Scientists Say These Monkeys Use An 'Accent' To Communicate With Their Foe

May 29, 2021
Originally published on June 1, 2021 4:14 pm

In the Brazilian Amazon, a species of monkey called the pied tamarin is fighting for survival, threatened by habitat loss and urban development.

But the critically endangered primate faces another foe: the red-handed tamarin, a more resilient monkey that lives in the same region.

They compete for the same resources, and the red-handed tamarin's habitat range is expanding into that of the pied tamarins'. Their clashes sometimes end in violent altercations.

But in a recent study, scientists have discovered that the red-handed tamarin is altering its vocal calls to better communicate with the pied tamarin.

Tainara Sobroza, an ecology Ph.D. student who worked on the study, says these "territorial calls" are used to warn other species that they are encroaching on their territory, or coming too close to a crucial survival resource.

"When this happens, [the two species] usually engage in vocal battles," she says, which sometimes prevent the violent physical battles between the two species.

Researchers likened the change in calls to speaking with an accent.

"They might need to say 'tomahto' instead of 'tomayto' — that's the kind of nuance in the accent, so that they can really understand each other," Jacob Dunn, a professor of evolutionary biology who worked on the study, told The Guardian.

When analyzing the vocal call of both species, the scientists discovered that the red-handed tamarins new call has a narrower bandwidth and an increased amplitude, making the sound clearer and the duration of the call longer. The result is a call that travels better through the dense forest.

The hope is that this work will help conservationists to better design reserves and other survival mechanisms for the pied tamarins.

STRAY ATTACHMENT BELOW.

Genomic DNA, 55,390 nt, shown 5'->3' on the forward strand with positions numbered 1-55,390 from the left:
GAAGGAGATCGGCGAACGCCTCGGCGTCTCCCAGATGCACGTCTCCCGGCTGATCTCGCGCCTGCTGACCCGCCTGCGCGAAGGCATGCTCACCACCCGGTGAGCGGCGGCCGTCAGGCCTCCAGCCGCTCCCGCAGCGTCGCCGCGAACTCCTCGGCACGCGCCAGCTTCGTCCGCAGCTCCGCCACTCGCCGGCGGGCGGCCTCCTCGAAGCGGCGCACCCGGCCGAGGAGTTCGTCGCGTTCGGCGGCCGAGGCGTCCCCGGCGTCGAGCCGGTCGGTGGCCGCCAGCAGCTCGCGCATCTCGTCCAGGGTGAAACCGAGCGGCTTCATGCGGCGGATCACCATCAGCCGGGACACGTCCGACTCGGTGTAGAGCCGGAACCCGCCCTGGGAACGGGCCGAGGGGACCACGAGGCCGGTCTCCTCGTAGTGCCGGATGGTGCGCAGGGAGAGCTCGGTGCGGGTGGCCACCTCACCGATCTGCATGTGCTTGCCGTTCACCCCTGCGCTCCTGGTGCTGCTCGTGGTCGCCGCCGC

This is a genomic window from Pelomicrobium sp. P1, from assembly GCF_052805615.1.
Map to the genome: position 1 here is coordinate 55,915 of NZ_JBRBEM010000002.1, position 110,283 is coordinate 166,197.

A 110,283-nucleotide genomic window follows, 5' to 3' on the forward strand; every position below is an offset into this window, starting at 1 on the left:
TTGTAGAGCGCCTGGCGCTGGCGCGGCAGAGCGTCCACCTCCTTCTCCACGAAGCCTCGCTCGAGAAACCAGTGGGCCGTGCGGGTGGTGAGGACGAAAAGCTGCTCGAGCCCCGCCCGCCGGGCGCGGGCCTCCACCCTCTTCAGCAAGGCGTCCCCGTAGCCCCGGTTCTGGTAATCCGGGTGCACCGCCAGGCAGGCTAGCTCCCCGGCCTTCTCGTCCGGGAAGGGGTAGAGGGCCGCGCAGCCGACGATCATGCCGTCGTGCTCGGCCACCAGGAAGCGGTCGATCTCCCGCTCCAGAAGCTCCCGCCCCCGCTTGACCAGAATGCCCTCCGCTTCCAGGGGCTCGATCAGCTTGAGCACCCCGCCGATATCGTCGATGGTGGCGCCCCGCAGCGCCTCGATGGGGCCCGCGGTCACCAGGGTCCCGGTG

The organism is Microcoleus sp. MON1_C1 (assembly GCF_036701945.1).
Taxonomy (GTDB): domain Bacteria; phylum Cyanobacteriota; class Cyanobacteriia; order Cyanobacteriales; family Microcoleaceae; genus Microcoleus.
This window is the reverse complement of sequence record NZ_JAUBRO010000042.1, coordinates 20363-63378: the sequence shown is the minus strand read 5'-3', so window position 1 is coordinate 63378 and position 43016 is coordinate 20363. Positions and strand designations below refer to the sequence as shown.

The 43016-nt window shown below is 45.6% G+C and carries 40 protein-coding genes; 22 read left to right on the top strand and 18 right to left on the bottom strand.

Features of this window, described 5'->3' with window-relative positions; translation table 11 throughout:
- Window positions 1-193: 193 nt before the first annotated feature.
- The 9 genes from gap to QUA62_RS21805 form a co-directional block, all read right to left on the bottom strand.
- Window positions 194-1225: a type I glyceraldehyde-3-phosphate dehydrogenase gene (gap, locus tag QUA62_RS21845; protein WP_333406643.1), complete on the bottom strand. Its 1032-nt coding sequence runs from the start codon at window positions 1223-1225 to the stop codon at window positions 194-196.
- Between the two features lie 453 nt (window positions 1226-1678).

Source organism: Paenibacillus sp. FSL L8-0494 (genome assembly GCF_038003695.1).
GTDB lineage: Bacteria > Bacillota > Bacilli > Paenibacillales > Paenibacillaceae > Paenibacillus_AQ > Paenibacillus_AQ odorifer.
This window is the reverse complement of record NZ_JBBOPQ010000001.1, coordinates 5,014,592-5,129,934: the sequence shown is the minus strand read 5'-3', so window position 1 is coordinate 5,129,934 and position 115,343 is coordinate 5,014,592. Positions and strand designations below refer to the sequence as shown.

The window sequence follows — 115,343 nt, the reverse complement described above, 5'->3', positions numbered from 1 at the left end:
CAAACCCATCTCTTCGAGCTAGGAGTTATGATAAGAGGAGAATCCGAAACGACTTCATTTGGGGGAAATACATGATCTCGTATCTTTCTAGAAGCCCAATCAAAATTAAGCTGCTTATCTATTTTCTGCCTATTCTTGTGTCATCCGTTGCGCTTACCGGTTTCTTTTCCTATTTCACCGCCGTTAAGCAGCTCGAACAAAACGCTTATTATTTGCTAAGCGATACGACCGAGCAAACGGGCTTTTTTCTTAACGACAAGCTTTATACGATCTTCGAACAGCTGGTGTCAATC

And because these two species are so rarely seen physically occupying the same space, listening is one way to do that work.

"We don't have to actually see," Sabroza says. "We can hear the ecological interaction."

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AUDIE CORNISH, HOST:

Communication is key, they say. And nowhere is that more true than in the Amazon, where thousands of animals fight for resources. In that crowded rainforest, the red-handed tamarin, a squirrel-sized monkey with brightly colored hands, relies on sound to mark its territory.

(SOUNDBITE OF RED-HANDED TAMARIN CALLING)

TAINARA SOBROZA: This is a territorial call. It's basically, this is mine.

MARY LOUISE KELLY, HOST:

Tainara Sobroza is a biologist at the National Institute of Amazonian Research in Brazil. She says in one corner of the Amazon, the red-handed tamarin competes with a similar species, the pied tamarin. And when they meet, it can spark vocal battles or worse.

SOBROZA: They call a lot. Sometimes, they even - they fight. And these can be very ugly fights.

CORNISH: But in studying these vocal battles, she and her colleague Pedro Pequeno have now discovered a curious phenomenon. Writing in the journal Behavioral Ecology and Sociobiology, they say the red-handed tamarins sometimes tweak the sound of their territorial battle cry to sound more like the pied tamarin's call. It's as if they're adopting an accent, Pequeno says.

PEDRO PEQUENO: There's a certain range of types of sounds they can produce, and they can modulate those sounds a little bit.

KELLY: Here's what the new call sounds like.

(SOUNDBITE OF RED-HANDED TAMARIN CALLING)

CORNISH: Might sound similar to our ears, but the researchers say adopting a common language of sorts may help the monkeys identify each other more easily and thus avoid conflict.

SOBROZA: If they sound the same, everybody will understand that that area is occupied.

KELLY: The pied tamarin is already critically endangered, imperiled by both the red-handed tamarin and the expansion of a nearby city. But scientists hope studying these monkey conflicts could help in the conservation of this disappearing tiny primate.

(SOUNDBITE OF MUSIC) Transcript provided by NPR, Copyright NPR.